About Hank

Hank Takes DuQuoin A Record Fourth Time

Hank Scott Elected To The Dirt Track and AMA Halls Of Fame

Thank You From HSR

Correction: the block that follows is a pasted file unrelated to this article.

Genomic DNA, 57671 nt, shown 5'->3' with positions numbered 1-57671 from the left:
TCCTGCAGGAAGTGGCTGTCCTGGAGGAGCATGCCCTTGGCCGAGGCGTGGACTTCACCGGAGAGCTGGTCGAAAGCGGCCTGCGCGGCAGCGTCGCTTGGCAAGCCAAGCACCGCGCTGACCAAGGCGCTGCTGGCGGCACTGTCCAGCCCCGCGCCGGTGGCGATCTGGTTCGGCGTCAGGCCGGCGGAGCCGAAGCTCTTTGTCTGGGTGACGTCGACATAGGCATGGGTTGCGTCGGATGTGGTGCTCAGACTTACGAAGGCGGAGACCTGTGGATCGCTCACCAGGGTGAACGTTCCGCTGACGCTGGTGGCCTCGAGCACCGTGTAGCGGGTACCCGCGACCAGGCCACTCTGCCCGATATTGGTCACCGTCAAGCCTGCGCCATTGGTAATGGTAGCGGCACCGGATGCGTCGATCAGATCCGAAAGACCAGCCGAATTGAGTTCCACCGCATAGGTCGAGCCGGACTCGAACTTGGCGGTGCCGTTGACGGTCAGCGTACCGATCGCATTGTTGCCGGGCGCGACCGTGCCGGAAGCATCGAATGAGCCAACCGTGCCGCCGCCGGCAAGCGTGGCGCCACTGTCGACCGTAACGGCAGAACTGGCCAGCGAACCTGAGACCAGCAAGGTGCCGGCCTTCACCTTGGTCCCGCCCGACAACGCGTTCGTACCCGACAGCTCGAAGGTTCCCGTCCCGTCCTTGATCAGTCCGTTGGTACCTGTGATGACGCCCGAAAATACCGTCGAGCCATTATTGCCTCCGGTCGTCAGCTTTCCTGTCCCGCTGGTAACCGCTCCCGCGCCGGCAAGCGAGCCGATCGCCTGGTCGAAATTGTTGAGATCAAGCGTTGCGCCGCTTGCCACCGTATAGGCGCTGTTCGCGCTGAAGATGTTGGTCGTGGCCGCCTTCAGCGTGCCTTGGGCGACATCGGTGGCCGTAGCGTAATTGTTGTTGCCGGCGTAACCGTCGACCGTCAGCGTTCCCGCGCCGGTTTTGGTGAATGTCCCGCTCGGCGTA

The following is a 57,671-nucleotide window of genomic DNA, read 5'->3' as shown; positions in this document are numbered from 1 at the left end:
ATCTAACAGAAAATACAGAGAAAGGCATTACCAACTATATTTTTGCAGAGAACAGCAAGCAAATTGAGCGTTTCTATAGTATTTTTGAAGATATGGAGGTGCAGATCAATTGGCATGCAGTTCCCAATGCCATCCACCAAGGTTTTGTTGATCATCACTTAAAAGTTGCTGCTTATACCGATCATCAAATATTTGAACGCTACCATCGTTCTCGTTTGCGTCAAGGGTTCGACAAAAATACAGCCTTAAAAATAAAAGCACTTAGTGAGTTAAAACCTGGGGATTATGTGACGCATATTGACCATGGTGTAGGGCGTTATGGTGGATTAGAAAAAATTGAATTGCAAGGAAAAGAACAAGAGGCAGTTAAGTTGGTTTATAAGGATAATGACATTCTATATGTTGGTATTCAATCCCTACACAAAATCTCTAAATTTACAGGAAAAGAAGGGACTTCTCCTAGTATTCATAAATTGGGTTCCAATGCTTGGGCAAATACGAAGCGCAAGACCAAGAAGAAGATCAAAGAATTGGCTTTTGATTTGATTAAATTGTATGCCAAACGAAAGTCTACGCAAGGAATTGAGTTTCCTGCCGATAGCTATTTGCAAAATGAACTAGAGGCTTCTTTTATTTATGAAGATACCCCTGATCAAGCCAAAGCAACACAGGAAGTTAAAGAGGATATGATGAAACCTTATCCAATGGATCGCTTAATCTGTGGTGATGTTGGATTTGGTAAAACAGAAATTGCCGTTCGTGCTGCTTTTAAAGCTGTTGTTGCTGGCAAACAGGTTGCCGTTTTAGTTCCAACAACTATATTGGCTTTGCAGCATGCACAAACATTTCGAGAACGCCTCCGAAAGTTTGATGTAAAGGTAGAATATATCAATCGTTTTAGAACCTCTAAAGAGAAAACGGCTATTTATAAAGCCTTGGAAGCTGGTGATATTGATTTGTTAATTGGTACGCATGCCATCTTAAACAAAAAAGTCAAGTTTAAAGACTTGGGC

Hank Scott has dominated the  "Magic Mile of  Du QuoinHank Scott, a ten-year veteran on the American Motorcyclist Association's Camel Pro Series circuit, served notice to his fellow competitors in 1984 that he still holds the speed secrets of the .'Magic Mile" at the Du Quoin State Fairgrounds. Last year on Saturday, July 28, Scott won the Du Quoin Mile for the second year in a row and for the fourth time in his career. Previous wins came to Scott at Du Quoin in 1983, 1980 and 1978. Scott won his heat and then went on to average more than 99 MPH for the 25-laps to win the event on his privately sponsored Harley-Davidson. Ted Boody, aboard a Tex Peel tuned Harley-Davidson, appeared headed for victory when he took the lead and held it for the first 17 laps. Scott, who had been running second, pulled into the lead on lap 18, only to have Boody retake it for three more laps. On lap 22, Scott regained the lead for good and held Boody to a second place finish. Steve Morehead, also aboard a privateer Harley, fought his way from a seventh place start to third in the final laps. When he first broke into professional racing, Hank was known best as "Gary's little brother ." Hank "Bangin It Sideway"And although his career statistics have not quite matched those of his 1975 Camel Pro Series champion sibling, Hank has enjoyed a remarkable career . In 1980, Hank lost the Camel Pro Series championships by a single point to Harley- Davidson factory rider Randy Goss. Then, in the final race of the 1981 season, he was seriously injured in a dirt track crash that kept him out of action well into the 1982 season. In 1978 here at Du Quoin, Hank became the first rider to ever average 100 MPH on a mile track. That season, Hank also recorded the first of his four Du Quoin wins. In 1983, Scott again won at Du Quoin, this time on a Honda. Thus, Scott became the first rider in history to win a mile track event on that Japanese motorcycle. In all, Hank has won 17 Camel Pro Series Nationals in his career, which ties him for ninth on the " all-time list with Ricky Graham and leaves him only two wins shy of his brother's 19 lifetime wins. Hank Scott has also won twelve Mile Nationals, the same number as Jay Springsteen and Bubba Shobert who has the most big track victories. An older generation of race fans may recall Horace Travis of Nashville winning a 20-mile National here at Du Quoin in 1949 on his three-speed handshift Harley- Davidson. After a six-year pause, a 15-mile National was held in 1955.